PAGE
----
Best Climbing Shoes of 2024, Tested and Reviewed

by Vern Evans

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Upgrading your climbing shoes is one of the best ways to accelerate your performance. That’s especially true if you’re looking to level up from beginner or intermediate routes to more advanced grades. Most novice climbers start with neutral, flat-soled shoes, which let you stand flat on the ground without forcing your foot into a downturn. These are great for all-day comfort but lack the precision and power that a stiffer, more aggressively curved model can provide. 

That said, choosing the right shoe isn’t as easy as waltzing into a shop and grabbing the first downturned shoe you see. In fact, the more advanced your climbing gets, the more varied — and specialized — your shoe options become. Are you looking for a soft bouldering shoe that you can paste to tiny edges, or a stiff sport shoe that will help maximize your reach? Do you plan to climb steep, overhung sport routes, or low-angle slabs? To help you zero in on your needs, I put together this guide. Here’s how to choose the best climbing shoe for you.  

How We Tested the Best Climbing Shoes

Believe me when I say, this was quite the process. First, I selected two dozen of the most popular shoe models from top manufacturers. Then, I selected 10 testers from a variety of climbing backgrounds — from serious competition climbers to veteran outdoor climbers. For two months, we took turns testing the shoes both indoors and out. At the end of the testing period, I pored over each testers’ notes, chose the highest-ranking models, and distilled my findings into the comprehensive reviews below. 

Best Climbing Shoes: Reviews & Recommendations 

Most Comfortable: Ocun Jett QC

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Key Features 

  • Weight: 13 ounces 
  • Upper Material: Synthetic
  • Rubber: CAT 1.5
  • Shape: Slightly downturned, moderately asymmetrical

Pros

  • Great balance of performance and comfort 
  • Minimal break-in time 
  • Affordable price 
  • Leather sole minimizes odors
  • Great choice for newer climbers looking to level up  

Cons

  • Not as aggressive as other models 
  • Wider-footed testers found the narrow fit uncomfortable 

No matter what we threw at the Ocun Jett QC — hard sport climbing, gym bouldering, and long gym sessions — we never grew tired of wearing them. The Jett QC perfectly mimics the shape of the foot, reducing strain and foot fatigue. The relatively stiff midsole let us stand on tiny edges and maximized reach when we were on our tippy toes — something shorter testers appreciated. 

The heel cup was snug enough that even narrow-footed testers were able to heel hook without shifting or sliding. Ocun’s CAT 1.5 rubber also earned top marks; we found it sticky and reliable, even on tiny nubbins and greasy gym holds. The only downside is because this shoe maximizes comfort, it’s not as aggressively downturned as other models on this list. That made it our go-to for vertical sport climbing — but not for overhung routes. 

Best for Jumping Grades: Butora Acro


Butora Acro

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Key Features 

  • Weight: 1 pound, 1 ounce (per pair)
  • Upper Materials: Synthetic, leather 
  • Rubber: NEO Fuse
  • Shape: Moderately downturned, very asymmetrical 

Pros

  • Precise, aggressive construction ideal for technical footwork and steep terrain 
  • Stiff midsole provides support, forestalling foot fatigue on long routes  
  • Comes in narrow and wide versions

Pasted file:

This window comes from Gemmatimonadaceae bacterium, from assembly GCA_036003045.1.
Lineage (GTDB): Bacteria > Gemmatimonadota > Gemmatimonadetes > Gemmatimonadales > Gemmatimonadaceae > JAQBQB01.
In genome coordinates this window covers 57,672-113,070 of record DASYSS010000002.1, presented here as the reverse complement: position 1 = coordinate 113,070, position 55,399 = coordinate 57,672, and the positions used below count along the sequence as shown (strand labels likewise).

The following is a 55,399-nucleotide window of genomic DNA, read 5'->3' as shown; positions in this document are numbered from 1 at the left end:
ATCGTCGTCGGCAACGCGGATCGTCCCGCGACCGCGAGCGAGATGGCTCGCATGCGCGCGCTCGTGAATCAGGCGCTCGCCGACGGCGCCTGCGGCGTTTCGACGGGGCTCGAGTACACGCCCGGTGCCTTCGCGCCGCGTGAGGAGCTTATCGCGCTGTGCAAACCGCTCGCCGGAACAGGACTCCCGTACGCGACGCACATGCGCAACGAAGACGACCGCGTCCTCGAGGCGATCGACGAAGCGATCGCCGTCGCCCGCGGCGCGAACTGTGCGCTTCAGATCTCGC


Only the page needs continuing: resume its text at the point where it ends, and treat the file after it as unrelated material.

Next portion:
• Reasonable price point 
  • Easy to slip on and off  

Cons

  • Too aggressive to smear well 
  • Single strap and sock-like tongue make it tough to finetune fit

Aggressively downturned, yet comfortable out of the box, the Butora Acro is my top pick for beginner or intermediate climbers looking to make the leap into more serious grades. A stiff midsole provided plenty of support and power on small edges outdoors, and we loved the aggressive downturn for clawing our way up steep climbs in the gym. 

Bouldering testers also appreciate the extra rubber on the heel and toe, which boosted confidence while heel- and toe-hooking. One small complaint: There’s only one strap, which makes it slightly harder to dial in a precise fit. You can adjust the fit by tightening the strap at various angles thanks to a wide velcro closure system. 

Best Value: Black Diamond Method


Black Diamond Method 

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Key Features 

  • Weight: 15 ounces 
  • Upper Material: Synthetic 
  • Rubber: Black Label Fuse
  • Shape: Moderately downturned, very asymmetric 

Pros

  • More affordable than many other models
  • Minimal break-in time 
  • Tensioned heel hugs the foot and doesn’t shift, providing security while heel hooking 
  • Moderate stiffness provides support on longer sport climbs 

Cons

  • Proprietary rubber not as sticky as some other models
  • Runs small, which makes it difficult to get the right size 
  • Not as comfortable as some other models   

While this wasn’t the least expensive shoe we tested (the Ocun Jett QC takes that prize), the Black Diamond Method provides a great balance of price, aggressiveness, and durability — which means it’s likely to stick with you as you progress through the grades. That makes it a great value and a long-term investment that you probably won’t have to replace just a season or two down the line. 

While this shoe has a lot to commend it, we loved it most for techy sport routes with tiny edges. It performed well on both moderate overhangs and on long, vertical routes. Our only complaint was fit. The Method seems to run quite small, and testers with bonier heels found the shape of the heel cup uncomfortable. 

Read my story on the best beginner climbing shoes to read about more value and beginner options.

Best for Bouldering: Scarpa Drago LV


Scarpa Drago LV

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Key Features 

  • Weight: 14 ounces (per pair)
  • Upper Material: Synthetic, leather
  • Rubber: Vibram XS Grip2
  • Shape: Very downturned, very asymmetric  

Pros

  • Excellent for smearing
  • Tensioned heel rubber provides security during heel hooks by hugging tight around the back of the foot 
  • Full-rubber toe coverage ideal for toe hooks 
  • Comfortable right out of the box 

Cons

  • Narrow-footed testers found it slightly loose in the heel